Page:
Sleep apnea has many possible causes and while just about anybody can become afflicted there are factors that make getting obstructive sleep apnea more likely.
The most common cause of obstructive sleep apnea is excess weight. People who are overweight or obese are more likely to have sleep apnea than those that maintain a healthy weight. The reason is that sleep apnea can often be caused by excess fatty tissues that become built up in the neck and throat, which can lead to restrictions in airflow as the upper respiratory system’s pathway is narrowed or pinched off during sleep.
But many other factors also are associated with the condition.
What else causes sleep apnea? Age can also be a factor because as people age their muscles begin to lose muscle tone. This is also true of the muscles in the throat. As the throat muscles lose definition, they become weaker and more likely to collapse into the airways during sleep.
Enlarged tonsils or adenoids are also a leading cause of obstructive sleep apnea in children but can also affect adults who never had a tonsillectomy when they were younger.
Some people can be genetically predisposed to having a narrower throat or may have an enlarged tongue that falls back into their airway. If your family has a history of OSA you are more likely to have it yourself. My father has sleep apnea and so do I so for me it may be genetic.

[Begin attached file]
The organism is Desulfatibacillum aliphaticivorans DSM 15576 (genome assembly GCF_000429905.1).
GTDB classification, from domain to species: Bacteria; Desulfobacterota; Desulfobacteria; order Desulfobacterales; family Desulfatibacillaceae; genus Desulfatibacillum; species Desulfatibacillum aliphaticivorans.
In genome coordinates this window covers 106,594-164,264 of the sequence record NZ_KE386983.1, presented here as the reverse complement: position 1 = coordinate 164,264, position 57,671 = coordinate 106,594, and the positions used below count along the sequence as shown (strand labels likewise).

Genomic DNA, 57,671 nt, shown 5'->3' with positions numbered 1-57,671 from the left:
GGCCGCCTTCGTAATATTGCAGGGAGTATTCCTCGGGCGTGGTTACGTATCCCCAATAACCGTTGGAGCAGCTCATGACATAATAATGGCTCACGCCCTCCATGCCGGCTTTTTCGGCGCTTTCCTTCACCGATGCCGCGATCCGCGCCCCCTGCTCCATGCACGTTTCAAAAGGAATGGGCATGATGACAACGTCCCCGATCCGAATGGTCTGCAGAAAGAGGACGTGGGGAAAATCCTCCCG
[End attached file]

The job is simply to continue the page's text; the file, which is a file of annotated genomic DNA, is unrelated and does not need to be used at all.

Less common causes include a tumor or growth in the airway and birth defects such as Down syndrome and Pierre-Robin syndrome. Down syndrome causes enlargement of the tongue, adenoids, and tonsils and there is decreased muscle tone in the upper airway. Pierre-Robin syndrome actually has a small lower jaw and the tongue tends to ball up and fall to the back of the throat. Although childhood obesity may cause obstructive, it’s much less commonly associated with the condition than adult obesity.
Is there anything else that can cause sleep apnea? Finally, alcohol and smoking can be causes of sleep apnea. Alcohol use can be a cause since it relaxes the muscles in the body, and this includes the throat muscles as well which may relax to the point of blocking the airway during sleep. And smoking can act as an irritant to the lungs, throat, and esophagus, causing inflammation and fluid retention in the upper airways that can impede airflow.
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